I am a PhD student at Tilburg University. My research focuses on meta-science, including topics such as replication, publication bias, statistical errors, and questionable research practices.
I am part of the Meta-Research Center at Tilburg University: http://metaresearch.nl.
We just published the preprint of our new study “Journal Data Sharing Policies and Statistical Reporting Inconsistencies in Psychology” at https://osf.io/preprints/psyarxiv/sgbta.
In this paper, we ran three independent studies to investigate if data sharing is related to fewer statistical inconsistencies in a paper. Overall, we found no relationship between data sharing and reporting inconsistencies. However, we did find that journal policies on data sharing are extremely effective in promoting data sharing (see the Figure below).
We argue that open data is essential in improving the quality of psychological science, and we discuss ways to detect and reduce reporting inconsistencies in the literature.
I am honored to announce that Joshua R. Polanin and I were awarded a $20,000 methods grant from the Campbell Collaboration for the project “Verifying the Accuracy of Statistical Significance Testing in Campbell Collaboration Systematic Reviews Through the Use of the R Package statcheck”.
The grant is part of the Campbell Collaboration’s program to supporting innovative methods development in order to improve the quality of systematic reviews. It is great that we (and statcheck!) can be a part of this effort.
For more information about the grant and the three other recipients, see their website here.
I’m very happy to present statcheck’s very own logo! With over 6000 downloads & over 6000 visits to the web app, and a running pilot in Pyschological Science, I thought statcheck deserved one. Also, this might settle the upper case/lower case confusion once and for all: it’s not Statcheck, StatCheck, statCheck, or even STATCHECK, but:
The long-read in the Guardian today by Stephen Buranyi featured our work at the Meta-Research Center. Specifically, it focuses on the work of Chris Hartgerink and Marcel van Assen on detecting fabricated data, and how the development and use of statcheck played a role in their research.
Read the full article here.
I’m honored and proud to announce that Sacha Epskamp and I won the 2016 Leamer-Rosenthal Prize for Open Social Science! This award is an initiative of the Berkeley Initiative for Transparency in the Social Sciences (BITSS), and comes with a prize of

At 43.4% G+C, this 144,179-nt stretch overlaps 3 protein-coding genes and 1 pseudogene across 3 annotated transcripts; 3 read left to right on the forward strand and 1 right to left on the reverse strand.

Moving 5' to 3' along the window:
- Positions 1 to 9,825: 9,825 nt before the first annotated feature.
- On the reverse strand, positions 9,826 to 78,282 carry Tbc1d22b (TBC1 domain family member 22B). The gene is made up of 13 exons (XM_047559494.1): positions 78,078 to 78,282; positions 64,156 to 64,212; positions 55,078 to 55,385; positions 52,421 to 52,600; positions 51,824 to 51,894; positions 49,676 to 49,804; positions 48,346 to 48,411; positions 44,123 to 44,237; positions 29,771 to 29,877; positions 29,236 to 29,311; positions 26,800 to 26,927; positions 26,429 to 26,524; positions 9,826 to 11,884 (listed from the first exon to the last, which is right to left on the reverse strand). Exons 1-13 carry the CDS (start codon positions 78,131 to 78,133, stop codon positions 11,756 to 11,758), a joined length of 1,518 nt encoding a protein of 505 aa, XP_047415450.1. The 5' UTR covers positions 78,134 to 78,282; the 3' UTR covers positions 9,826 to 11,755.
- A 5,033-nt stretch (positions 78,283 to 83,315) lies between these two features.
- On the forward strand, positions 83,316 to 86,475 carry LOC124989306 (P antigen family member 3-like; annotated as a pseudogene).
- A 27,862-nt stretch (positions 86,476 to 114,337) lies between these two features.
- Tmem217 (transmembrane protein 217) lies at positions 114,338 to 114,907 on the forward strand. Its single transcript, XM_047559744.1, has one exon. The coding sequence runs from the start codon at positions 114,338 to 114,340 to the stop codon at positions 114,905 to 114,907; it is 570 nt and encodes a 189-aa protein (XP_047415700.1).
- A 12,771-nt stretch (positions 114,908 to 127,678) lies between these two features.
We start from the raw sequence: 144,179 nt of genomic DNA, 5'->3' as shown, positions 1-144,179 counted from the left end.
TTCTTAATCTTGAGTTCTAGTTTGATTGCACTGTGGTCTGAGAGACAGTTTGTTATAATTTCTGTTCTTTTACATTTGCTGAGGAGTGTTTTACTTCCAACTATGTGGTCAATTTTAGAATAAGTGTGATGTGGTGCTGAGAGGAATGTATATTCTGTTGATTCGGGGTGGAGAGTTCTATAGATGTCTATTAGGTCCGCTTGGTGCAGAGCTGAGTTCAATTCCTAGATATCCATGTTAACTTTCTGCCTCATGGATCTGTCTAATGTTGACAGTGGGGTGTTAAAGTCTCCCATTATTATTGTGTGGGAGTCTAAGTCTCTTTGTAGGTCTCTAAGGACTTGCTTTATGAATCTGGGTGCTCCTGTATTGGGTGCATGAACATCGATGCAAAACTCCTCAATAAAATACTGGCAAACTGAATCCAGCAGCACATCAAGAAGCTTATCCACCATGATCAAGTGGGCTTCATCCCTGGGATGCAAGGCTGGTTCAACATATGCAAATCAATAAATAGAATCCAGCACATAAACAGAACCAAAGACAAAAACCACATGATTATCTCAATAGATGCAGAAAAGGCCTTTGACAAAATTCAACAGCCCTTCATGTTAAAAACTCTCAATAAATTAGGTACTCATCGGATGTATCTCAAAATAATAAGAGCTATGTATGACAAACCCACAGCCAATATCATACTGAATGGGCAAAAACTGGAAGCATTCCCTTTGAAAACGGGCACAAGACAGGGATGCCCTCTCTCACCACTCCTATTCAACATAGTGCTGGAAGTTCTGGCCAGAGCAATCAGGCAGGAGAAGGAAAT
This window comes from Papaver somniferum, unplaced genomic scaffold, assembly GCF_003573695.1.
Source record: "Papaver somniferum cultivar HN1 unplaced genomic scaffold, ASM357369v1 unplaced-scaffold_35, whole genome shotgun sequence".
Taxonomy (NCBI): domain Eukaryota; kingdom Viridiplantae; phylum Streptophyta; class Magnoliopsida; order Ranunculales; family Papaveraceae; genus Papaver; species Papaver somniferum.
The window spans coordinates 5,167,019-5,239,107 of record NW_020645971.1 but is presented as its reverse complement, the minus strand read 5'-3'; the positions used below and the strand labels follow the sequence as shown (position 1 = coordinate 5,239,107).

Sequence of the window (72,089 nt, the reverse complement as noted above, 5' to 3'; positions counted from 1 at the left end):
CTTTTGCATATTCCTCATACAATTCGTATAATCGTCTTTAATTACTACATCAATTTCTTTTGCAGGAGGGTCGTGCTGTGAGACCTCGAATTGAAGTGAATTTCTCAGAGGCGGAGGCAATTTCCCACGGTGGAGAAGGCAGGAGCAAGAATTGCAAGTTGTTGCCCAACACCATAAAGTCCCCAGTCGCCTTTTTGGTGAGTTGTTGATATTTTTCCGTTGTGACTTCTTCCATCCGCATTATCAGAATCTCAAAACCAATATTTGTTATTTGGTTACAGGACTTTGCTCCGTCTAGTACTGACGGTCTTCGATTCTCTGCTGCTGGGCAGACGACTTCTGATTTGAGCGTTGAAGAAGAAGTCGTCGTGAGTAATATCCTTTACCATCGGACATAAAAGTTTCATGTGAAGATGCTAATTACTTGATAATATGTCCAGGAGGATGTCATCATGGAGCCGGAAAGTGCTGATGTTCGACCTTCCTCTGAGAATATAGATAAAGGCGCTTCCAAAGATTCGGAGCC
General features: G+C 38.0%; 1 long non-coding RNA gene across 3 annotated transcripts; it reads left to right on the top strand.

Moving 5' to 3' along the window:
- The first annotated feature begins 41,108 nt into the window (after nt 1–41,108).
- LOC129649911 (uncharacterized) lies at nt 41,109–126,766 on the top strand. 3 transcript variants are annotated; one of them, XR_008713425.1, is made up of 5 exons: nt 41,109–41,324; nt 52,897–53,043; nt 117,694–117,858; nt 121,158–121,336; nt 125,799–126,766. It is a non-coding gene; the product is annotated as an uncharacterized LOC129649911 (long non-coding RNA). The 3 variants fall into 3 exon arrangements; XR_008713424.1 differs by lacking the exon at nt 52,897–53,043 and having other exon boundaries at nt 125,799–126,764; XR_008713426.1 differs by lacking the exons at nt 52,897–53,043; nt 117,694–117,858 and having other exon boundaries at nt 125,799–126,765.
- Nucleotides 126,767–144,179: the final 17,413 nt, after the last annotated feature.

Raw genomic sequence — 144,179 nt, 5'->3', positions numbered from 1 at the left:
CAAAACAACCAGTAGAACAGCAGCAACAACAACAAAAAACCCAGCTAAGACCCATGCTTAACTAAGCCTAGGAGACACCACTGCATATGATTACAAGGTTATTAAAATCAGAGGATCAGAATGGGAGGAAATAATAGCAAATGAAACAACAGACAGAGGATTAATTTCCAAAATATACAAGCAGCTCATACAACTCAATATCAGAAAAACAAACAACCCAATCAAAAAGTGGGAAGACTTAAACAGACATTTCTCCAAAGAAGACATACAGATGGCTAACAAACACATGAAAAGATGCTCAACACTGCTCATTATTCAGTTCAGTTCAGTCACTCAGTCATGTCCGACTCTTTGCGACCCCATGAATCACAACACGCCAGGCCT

We are invited to attend the 2016 BITSS annual meeting to receive our prize, along with
seven other researchers and educators.
For more information about our nomination and the prize itself see: http://www.bitss.org/2016/12/02/sneak-peek-announcing-two-of-nine-winners-of-the-2016-leamer-rosenthal-prizes-for-open-social-science-michele-nuijten-and-sacha-epskamp/
Monya Baker wrote a nice article on statcheck in Nature and discusses the pros and cons of its uses.
You can find the article here.
I’m very excited to announce that the statcheck web app created by Sean Rife and sponsored by Rackspace is online and ready for use! You can find the app at http://statcheck.io.
Below you can find a short interview (Dutch with English subs) in which I explain what the app does.
The new statcheck 1.2.2* is now on CRAN!
- Improved the regular expressions to avoid that statcheck wrongly recognizes weird statistics with subscripts as chi-squares
- You can now choose whether to count “p = .000” as incorrect (this was default in the previous version)
- The statcheck plot function now renders a plot in APA style (thanks to John Sakaluk for writing this code!)
- Give pop-up window to choose a file when there is no file specified in “checkPDF()” or “checkHTML()”
For the full list of adaptations, see the History page on GitHub.
Besides the new updated package, I also created a detailed manual with instructions for installation and use of statcheck, including many examples and explanation of the output. You can find the manual on RPubs here.
* For the people who actually know what this numbering stands for: you may have noticed that the previous version on CRAN was version 1.0.2, so this seems like a weird step. It is. It’s because at first I had no idea what these numbers stood for (MAJOR.MINOR.PATCH), so I was just adding numbers at random. Actually the previous version should have been 1.1.x, which means that I’m now at 1.2.x. The last two PATCHES were because I messed up the R CMD check and had to fix some last minute things 🙂
Thanks to Felix Schönbrodt’s code to track CRAN R package downloads, I was able to see how often my packages statcheck and BayesMed were downloaded.
It turns out: quite a lot!
BayesMed: 9665 downloads since January 2014
statcheck: 4930 downloads since November 2014
Furthermore, it is quite clear when most academics are on holiday:
BayesMed is a package to perform a default Bayesian hypothesis test for mediation, correlation, and partial correlation. For more information, click here.
statcheck extracts statistics from articles and recalculates the p-value. For more information, click here.
There are too many statistical inconsistencies in published papers, and unfortunately they show a systematic bias towards reporting statistical significance.
Statistical reporting errors are not the only problem we are currently facing in science but at least it seems like one that is relatively easy to solve. I believe journal editors can play an important role in achieving change in the system, in order to slowly but steadily decrease statistical errors and improve scientific practice.
Nuijten, M.B. (2016). Preventing statistical errors in scientific journals. European Science Editing, 42, 1, 8-10.
You can find the post-print here.